"It is the strength and glory of England that she offers the highest places in the administration of her power to all who are willing and able to attain them."
"What we want is increased faith in the capabilities of the people; but it has to be got at by slow steps."
"We must not give up any soul as hopeless."
"The housing of the people is in reality intimately connected with the social and moral condition of the nation."
"Much, I hope, will be done to improve the temporal conditions of the people, and I hope for great moral and spiritual results."
"We should acknowledge God in trade by truthfulness of work, by fair dealing, and by fair wages."
"Employers of labour should ask themselves what they are doing for the souls of those they employ."
"There is one law for all; there must be no scamped work, but all must be done as under the eye of God, the Master of us all."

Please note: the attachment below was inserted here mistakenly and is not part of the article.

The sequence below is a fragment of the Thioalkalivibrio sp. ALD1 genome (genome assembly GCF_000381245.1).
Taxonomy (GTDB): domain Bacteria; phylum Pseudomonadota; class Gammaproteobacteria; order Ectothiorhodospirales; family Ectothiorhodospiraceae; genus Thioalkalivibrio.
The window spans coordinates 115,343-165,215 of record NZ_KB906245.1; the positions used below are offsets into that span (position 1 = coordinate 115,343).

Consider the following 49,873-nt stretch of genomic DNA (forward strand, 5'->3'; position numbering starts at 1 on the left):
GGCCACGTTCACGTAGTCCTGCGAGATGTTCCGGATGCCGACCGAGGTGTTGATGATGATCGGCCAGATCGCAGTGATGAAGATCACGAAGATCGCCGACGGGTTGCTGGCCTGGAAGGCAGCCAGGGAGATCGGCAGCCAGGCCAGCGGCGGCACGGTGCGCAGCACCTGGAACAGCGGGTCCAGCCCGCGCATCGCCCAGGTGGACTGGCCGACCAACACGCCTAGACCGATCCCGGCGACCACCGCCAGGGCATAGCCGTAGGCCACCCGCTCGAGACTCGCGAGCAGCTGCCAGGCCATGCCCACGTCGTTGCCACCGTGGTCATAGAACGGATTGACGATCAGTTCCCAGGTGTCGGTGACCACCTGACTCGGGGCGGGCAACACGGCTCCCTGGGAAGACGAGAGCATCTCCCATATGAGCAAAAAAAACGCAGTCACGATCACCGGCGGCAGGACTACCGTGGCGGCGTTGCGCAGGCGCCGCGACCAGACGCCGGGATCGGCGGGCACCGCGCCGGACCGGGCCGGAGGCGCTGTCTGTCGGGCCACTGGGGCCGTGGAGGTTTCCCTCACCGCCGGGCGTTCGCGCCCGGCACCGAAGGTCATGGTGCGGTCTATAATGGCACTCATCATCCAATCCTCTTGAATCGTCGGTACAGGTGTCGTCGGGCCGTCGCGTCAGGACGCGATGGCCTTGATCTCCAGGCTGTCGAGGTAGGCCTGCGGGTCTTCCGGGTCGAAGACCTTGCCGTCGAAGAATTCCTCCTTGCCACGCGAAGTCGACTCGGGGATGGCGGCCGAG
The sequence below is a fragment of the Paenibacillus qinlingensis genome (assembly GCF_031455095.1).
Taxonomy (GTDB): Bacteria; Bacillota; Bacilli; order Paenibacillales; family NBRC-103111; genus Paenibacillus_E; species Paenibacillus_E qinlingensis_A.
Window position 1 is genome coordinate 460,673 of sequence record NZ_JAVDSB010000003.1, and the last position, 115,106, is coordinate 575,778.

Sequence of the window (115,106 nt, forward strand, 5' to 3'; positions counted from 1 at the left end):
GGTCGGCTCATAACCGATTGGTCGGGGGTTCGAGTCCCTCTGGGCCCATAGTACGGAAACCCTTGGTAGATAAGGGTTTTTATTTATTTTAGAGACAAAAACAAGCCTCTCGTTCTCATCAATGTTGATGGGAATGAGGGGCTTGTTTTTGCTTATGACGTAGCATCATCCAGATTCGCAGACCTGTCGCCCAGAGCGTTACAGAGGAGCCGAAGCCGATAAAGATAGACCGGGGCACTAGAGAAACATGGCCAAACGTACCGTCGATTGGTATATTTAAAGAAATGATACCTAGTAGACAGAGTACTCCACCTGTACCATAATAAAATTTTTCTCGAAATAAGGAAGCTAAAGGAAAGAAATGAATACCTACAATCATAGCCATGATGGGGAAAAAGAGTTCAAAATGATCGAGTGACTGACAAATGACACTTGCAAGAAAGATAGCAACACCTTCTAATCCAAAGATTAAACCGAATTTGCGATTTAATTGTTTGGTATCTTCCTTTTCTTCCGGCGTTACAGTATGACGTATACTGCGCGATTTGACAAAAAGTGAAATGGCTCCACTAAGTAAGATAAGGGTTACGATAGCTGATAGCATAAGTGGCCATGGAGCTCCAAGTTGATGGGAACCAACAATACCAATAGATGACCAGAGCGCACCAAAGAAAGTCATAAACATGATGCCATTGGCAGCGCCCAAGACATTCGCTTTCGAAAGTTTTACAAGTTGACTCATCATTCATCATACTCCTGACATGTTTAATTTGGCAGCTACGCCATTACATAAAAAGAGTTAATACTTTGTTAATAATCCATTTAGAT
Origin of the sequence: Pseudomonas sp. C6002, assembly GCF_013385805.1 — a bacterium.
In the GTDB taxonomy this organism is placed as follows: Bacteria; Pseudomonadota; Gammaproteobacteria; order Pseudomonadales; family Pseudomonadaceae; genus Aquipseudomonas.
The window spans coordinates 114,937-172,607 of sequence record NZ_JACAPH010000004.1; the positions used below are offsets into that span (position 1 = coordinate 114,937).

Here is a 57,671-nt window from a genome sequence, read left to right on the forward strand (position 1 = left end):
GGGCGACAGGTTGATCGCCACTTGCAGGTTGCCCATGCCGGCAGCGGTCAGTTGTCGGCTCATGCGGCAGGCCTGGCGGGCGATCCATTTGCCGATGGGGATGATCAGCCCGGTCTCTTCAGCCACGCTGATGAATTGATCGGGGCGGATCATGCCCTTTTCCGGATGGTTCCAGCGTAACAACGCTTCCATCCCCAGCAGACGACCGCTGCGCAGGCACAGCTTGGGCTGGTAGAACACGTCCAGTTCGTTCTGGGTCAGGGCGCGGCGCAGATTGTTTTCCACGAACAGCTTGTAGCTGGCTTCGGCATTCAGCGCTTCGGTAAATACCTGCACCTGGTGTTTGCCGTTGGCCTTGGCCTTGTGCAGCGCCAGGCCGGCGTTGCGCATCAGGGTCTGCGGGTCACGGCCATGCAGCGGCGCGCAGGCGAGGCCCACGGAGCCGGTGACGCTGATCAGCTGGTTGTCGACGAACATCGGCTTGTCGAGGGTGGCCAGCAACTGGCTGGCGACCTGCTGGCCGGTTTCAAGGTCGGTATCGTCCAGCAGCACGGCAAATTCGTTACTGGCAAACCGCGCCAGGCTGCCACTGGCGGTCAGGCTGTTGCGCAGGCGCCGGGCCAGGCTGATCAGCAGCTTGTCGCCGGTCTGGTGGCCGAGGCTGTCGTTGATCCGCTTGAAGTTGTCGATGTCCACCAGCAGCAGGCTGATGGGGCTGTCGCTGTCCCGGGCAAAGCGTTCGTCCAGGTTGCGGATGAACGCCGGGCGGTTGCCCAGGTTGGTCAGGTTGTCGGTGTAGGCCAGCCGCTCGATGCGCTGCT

"The triumphs of science bring into greater prominence the triumphant possibilities of man's higher powers."
"We need to put our modern life into more direct and conscious contact with the will of God."
"It is a matter of thankfulness and hope that social and national troubles are leading men to look to Christ as the true solution of our difficulties."
"Perfected humanity will be the full contribution of all those characteristics God has given to the nations of men--lifted up and perfected in Christ."
"I believe more and more in the reality and power and awful exactness of the moral government of the world." This was the bishop's ground of confidence and comfort as he looked out at the strange confusions and complexities of life here on earth. It was a frequent subject of his sermons and especially of his missionary addresses.